Will Online Slots Be Limited to £2 Per Spin?
February 18, 2020
This is a closed question, demanding a “Yes” or a “No” response but, truth be told, there is nothing straightforward in the betting industry just now. The fact is, there is a fierce tug-of-war between the betting companies and regulators, who are seeking to curb problem gambling by introducing a raft of piecemeal measures.
Online slots are the latest form of gambling in the sights of Parliament and the Gambling Commission and the drive to limit slots to £2 per spin – mirroring the £2 maximum stake introduced on FOBTs in betting shops on 1 April 2019 – may well succeed. However, the limit may have less effect than intended, as it is thought that gamblers will merely look for other online casino offers and products iinstead.
That said, even the fact that the measure is being considered has had a major effect on the share price of gambling companies as investors have sold off shareholdings in anticipation of further restrictive regulation.
The gambling industry was deregulated way back in 2005 when the Labour government, under the leadership of Tony Blair, introduced the Gambling Act. This allowed an increase in competition and advertising that allowed the gambling industry to prosper. Since 2005 the industry has experienced massive growth, fuelled by technological change which has increased both the number of products available to users, and the number of gamblers through, for example, ready access to mobile apps.
But regulators are now seeking to put the brakes on this burgeoning growth, with the objective of protecting vulnerable people from problem gambling. Researchers reckon that up to half a million people in the UK are showing signs of problem gambling behaviour and many believe that this is fuelled by betting companies through intense sports advertising, VIP schemes, and the channelling of football supporters to betting sites to access live coverage of football games.
The Gambling Commission, the government body responsible for regulating gambling in the UK, is intended to protect the vulnerable and it advises the government on gambling-related issues. Its board, known as Commissioners, report to the Department for Digital, Culture, Media and Sport. But the latter is in a state of flux, having had 12 Culture Secretaries in just over 12 years and 10 gambling ministers. Of these 22 elected ministers, only three held their posts for more than 2 years, so it is little wonder that government strategy has been piecemeal and largely reactive in nature.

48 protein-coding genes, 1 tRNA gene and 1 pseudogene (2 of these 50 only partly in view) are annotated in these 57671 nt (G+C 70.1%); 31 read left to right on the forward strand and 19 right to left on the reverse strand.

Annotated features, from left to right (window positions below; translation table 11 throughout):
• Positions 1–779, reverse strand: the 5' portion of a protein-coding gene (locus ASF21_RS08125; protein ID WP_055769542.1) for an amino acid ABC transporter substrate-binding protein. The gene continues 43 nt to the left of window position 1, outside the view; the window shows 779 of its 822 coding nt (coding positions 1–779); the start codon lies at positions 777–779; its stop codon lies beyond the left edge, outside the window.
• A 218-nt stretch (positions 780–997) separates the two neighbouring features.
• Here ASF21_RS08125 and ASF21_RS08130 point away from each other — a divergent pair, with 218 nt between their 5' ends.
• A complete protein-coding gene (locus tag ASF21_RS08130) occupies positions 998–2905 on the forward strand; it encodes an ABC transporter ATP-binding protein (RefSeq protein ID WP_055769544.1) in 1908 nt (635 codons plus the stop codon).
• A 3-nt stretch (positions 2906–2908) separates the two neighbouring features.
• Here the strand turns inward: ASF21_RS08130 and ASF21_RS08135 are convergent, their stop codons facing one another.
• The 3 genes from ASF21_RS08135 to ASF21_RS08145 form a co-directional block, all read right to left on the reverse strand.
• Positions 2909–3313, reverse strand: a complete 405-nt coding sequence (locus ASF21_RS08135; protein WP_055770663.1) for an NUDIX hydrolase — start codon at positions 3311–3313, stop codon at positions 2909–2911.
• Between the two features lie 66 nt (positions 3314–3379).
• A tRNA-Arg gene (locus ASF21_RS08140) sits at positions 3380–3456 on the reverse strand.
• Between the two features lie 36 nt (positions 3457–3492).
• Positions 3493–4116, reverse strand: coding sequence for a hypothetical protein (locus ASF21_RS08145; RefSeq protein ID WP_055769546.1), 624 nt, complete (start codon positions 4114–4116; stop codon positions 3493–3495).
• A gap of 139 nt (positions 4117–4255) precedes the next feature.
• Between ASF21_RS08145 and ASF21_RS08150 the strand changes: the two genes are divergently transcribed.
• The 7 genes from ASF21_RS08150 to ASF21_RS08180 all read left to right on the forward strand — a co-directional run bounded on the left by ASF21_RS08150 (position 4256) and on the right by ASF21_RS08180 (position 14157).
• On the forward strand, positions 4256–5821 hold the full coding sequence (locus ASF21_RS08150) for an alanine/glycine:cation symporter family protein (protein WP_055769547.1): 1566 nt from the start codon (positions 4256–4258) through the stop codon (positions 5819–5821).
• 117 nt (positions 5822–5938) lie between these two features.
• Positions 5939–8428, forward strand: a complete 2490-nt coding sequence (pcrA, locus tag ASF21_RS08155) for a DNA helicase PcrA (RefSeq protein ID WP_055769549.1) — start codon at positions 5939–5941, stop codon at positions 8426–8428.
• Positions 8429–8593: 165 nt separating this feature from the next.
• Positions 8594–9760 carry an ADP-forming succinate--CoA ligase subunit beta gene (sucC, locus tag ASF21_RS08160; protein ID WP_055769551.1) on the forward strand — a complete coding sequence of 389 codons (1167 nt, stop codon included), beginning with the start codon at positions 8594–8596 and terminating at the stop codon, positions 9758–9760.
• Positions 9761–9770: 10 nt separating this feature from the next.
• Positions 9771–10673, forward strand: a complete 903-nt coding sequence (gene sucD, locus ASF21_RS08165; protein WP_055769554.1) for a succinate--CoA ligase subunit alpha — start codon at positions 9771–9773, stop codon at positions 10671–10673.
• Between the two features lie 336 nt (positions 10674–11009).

During this vacuum of leadership, the power of the Gambling Related Harm All-Party Parliamentary Group (what a long-winded title) has grown and its ten MP’s have been instrumental in recent regulatory changes. The Chief Executive of the Gambling Commission, Neil McArthur, has drawn flack from these MPs as it was revealed that betting companies’ representatives sit on all three of the working groups the Commission has set up to look at improving safeguards for vulnerable people. The Co-Chair of the Parliamentary Group, Labour MP Carolyn Harris, is scathing and says “This is the gambling industry marking their own homework” but McArthur has responded in a robust way, claiming “We’re controlling this process, I’ve set the agenda and the timetable and I’m determined to hold operators’ fees to the flame to deliver what’s promised. Some of the operators involved…have been on the sharp end of our enforcement activity but as a result they’re in no doubt about the consequences of getting this wrong”.
While the Gambling Commission is adopting a collaborative approach with gambling companies, the Parliamentary Group continues to push for more restrictions and McArthur has now committed to a review of on-line stakes and prizes in the short time frame of six months. If he is able to adhere to this timetable we should know by the autumn whether there will be a £2 limit for online slots. But in the longer term, it is surely advisable that there is a comprehensive review of the industry and a mechanism put in place to act quickly and reasonably to regulate an industry which is constantly developing and adapting to new technology and market conditions.